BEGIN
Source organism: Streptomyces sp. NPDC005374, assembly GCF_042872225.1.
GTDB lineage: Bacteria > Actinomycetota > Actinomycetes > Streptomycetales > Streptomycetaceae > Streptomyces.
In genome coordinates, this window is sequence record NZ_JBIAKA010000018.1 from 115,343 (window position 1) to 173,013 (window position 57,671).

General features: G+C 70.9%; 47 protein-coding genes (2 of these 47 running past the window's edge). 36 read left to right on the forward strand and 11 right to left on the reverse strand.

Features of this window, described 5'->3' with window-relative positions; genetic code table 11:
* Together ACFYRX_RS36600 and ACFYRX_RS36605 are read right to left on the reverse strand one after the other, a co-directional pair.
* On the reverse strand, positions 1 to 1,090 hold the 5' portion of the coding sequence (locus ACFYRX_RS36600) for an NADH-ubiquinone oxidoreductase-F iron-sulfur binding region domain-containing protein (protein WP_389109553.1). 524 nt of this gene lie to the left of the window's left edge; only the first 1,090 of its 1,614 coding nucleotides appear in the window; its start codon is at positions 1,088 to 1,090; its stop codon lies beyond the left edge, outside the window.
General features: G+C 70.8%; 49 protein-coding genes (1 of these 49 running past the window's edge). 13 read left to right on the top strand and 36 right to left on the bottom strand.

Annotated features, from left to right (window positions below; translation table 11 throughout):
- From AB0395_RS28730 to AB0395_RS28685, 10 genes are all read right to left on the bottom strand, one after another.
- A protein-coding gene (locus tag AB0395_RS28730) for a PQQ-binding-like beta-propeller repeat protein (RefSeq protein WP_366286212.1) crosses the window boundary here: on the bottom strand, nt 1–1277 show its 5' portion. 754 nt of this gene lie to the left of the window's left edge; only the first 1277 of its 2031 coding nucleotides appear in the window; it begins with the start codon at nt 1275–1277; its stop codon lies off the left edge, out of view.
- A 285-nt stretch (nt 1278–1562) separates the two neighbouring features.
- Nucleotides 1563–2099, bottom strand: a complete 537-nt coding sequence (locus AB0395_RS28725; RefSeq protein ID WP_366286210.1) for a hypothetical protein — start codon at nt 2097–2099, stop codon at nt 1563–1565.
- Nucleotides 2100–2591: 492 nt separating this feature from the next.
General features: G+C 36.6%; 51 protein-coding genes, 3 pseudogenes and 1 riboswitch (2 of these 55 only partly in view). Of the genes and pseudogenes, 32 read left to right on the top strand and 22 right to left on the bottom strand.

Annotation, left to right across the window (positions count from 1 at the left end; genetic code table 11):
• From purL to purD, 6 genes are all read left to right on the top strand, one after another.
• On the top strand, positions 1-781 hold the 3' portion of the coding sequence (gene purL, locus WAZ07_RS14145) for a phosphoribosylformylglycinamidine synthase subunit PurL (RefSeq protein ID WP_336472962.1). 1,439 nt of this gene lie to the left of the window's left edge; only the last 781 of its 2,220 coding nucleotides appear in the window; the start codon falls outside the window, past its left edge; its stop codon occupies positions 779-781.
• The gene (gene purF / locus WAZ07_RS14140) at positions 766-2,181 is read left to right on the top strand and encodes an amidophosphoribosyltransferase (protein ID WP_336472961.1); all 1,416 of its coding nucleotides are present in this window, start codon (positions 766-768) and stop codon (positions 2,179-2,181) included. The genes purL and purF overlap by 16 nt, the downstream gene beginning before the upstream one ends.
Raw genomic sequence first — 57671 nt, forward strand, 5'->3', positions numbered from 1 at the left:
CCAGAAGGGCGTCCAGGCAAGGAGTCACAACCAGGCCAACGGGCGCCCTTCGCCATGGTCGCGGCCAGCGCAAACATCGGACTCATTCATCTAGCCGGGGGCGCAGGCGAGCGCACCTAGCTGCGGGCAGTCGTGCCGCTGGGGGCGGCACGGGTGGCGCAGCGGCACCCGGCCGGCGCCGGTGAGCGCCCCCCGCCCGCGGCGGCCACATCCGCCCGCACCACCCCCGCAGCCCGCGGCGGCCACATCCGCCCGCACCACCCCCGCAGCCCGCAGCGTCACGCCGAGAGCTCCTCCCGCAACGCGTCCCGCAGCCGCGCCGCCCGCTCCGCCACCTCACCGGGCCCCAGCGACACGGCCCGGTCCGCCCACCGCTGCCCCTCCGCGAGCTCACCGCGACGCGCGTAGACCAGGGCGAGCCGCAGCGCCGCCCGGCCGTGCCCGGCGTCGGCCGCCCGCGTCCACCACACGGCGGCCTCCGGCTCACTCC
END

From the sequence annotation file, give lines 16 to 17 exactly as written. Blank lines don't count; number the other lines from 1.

Annotation, left to right across the window (positions count from 1 at the left end; genetic code table 11):
• From purL to purD, 6 genes are all read left to right on the top strand, one after another.